Tuesday, September 21, 2010

Recipes Of The World: China

Good evening everyone! Tonight Maggie kicked off our recipes of the world week here on the blog. On a very rainy day here in the metro, it was nice to pretend to travel somewhere else (preferably more dry) even if it was just for a little while. When I entered the apartment this evening, smells of Chinese takeout filled the air. While Maggie and I are big chinese cuisine fans, tonight's recipe fell into a category neither of us have tried. By the end of the night, it was safe to say we got more than we bargained for!

For more on that, I'll turn it over to Maggie

The Recipe: Beef, Shiitake & Snow Pea Stir-Fry
Original Recipe Found In: Bon Appetit October 2010 Issue

What You'll Need:

1 Pound Top Sirloin Steak (Cut into 2 inch long, 1/4 thick slices)
1 Tablespoon Asian Sesame Oil
1 Tablespoon Minced Peeled Fresh Ginger
12 Ounces Fresh Shiitake Mushrooms (Stemmed, thickly sliced)
8 Ounces Snow Peas
1 Bunch Green Onions
1 Cup Fresh Cilantro Leaves
5 Tablespoons Hoisin Sauce
2 Teaspoons Chili-Garlic Sauce
1/4 Teaspoon Chinese Five Spice Powder

Good evening everyone!  As Tyler mentioned, we are on stop one of our journey around the (culinary) world.  And it was actually a delight this evening, because I finally got to break in our wok that we purchased several months ago.  And it was everything that wanted and more:  heated up really quick, cooled down even faster, and provided a nice cooking template for our recipe for this evening.

First, I started by chopping my green onions and cilantro.  Be warned: make sure you like the smell of cilantro, because it will stay on your hands for quite some time. Trust me on this one, I'm experiencing that first hand! After that, slice the meat into slices. It's recommended that you slice them into 2 inch strips, 1/4 thickness. However,  I sliced them shorter than two inches because the meat was a little thicker than I expecting.  Sprinkle the meat with salt and pepper on both sides.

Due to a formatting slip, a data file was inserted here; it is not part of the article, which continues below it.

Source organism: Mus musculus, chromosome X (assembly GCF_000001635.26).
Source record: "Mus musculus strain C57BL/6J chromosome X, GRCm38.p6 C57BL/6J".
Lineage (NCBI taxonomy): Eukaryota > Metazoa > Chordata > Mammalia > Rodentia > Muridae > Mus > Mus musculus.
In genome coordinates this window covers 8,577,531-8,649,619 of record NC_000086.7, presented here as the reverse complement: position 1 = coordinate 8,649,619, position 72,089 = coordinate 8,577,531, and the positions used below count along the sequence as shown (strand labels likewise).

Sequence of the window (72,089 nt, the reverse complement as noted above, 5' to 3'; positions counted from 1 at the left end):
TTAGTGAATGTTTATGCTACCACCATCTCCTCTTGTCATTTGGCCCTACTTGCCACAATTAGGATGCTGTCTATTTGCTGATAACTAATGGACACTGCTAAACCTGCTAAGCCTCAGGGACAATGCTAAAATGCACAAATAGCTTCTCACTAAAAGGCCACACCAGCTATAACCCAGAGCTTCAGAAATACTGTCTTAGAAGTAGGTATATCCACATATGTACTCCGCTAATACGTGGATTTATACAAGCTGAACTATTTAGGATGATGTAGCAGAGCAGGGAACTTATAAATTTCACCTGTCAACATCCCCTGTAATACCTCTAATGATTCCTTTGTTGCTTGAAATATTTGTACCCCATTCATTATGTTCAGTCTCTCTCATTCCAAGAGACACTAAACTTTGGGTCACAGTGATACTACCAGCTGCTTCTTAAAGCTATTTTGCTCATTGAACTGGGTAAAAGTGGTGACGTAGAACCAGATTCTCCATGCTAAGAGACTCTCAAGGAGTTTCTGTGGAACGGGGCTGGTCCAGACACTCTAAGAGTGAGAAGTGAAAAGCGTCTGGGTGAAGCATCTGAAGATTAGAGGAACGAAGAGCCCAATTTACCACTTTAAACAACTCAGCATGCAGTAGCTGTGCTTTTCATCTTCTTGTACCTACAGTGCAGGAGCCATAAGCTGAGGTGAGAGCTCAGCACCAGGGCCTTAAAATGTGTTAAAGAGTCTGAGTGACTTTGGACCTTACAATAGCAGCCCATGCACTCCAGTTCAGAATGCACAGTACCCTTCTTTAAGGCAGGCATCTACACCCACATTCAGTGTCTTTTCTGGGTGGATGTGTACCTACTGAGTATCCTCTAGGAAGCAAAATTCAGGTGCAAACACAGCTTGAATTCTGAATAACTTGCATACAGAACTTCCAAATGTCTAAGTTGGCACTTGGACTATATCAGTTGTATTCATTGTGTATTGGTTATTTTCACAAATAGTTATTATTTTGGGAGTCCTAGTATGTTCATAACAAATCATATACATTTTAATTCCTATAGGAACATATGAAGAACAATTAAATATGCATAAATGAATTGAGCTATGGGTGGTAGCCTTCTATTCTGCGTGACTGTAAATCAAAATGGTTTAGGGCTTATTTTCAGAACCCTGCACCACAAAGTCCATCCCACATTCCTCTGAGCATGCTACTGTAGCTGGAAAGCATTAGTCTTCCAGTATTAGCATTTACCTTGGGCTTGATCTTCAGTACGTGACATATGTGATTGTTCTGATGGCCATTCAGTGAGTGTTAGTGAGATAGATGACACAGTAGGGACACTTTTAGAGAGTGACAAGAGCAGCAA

Heat the wok (or if a wok is not in your possession, a large nonstick skillet will do the trick,) with the oil over medium-high heat, until it begins a slow, slight smoke.  Add the ginger and mushrooms and stir fry until they are tender.  My mushrooms were rather thin, opposite of the thick the recipe calls for, so stir frying takes less than three minutes.

Add the beef to the wok and cook until the beef is browned, yet still pink on the inside.  Again, personal preference on this one:  I like my beef well done, as for my hubby, he enjoys a medium rare steak.  I tried to cook the beef to both our likings, which was about five minutes.  Add the snow peas, half of the green onion, and half of the cilantro, stir fry for three minutes.  

After the mixture is nice and combined, add the hoisin, chili-garlic, and five-spice powder and stir fry until the peas are tender - two minutes.  Season with salt and pepper.  Transfer to plate and top with the rest of the green onions and cilantro.

The End Result:

The flavors worked so well together.  The beef with all the great natural seasonings of the peas, cilantro and green onion made this recipe pop.  The wok was a charm to work with and made this recipe a dream and I felt very confident when I finished that I completed something great.

Now, I am no expert on Chinese food and the spices they use when they cook.  But perhaps I should have done a little research on the spices, because...
The spices nearly melted our tongues and lips.  I wasn't expecting that big of punch from the spices we added.  I almost wanted to dip my head into a bowl of ice cream, but to no avail, there was no ice cream in the freezer.  Now, we could put the blame on the hoisin sauce, which was used liberally in this dish, but sometimes, things in small packages pack the biggest punch, i.e. the five-spice powder.  It was tough to say which spice made our mouths feel like eating lava, but this recipe was definitely a success in my mind.

Thanks Maggie! On most takeout menus, a very spicy dish will have a little chile pepper or a flame warning the customer that the dish is spicy. Tonight's recipe gave no such warning in the magazine (if they did, it would have been a picture of a tiny cow bursting into flames).  Needless to say, this was one intensely spicy dish.

That being said, once you 'recovered' from the initial heat wave, the flavors of the dish were very satisfying and blended nicely. One particular thing I enjoyed about this dish was how striking it was visually. The colors seemed to pop and contrast nicely on the plate. My lovely wife's presentation of this dish was superb, one of the best 'end result' pictures to date if I say so myself.

That's all we have for you this evening. Tomorrow is my day off, so I will be taking the kitchen over tomorrow night was a completely different dish. Be sure to stop by tomorrow night to see what I've got cooking. Until then,


1 comment:

  1. Chinese cuisine is very interesting, very tasty and delicious.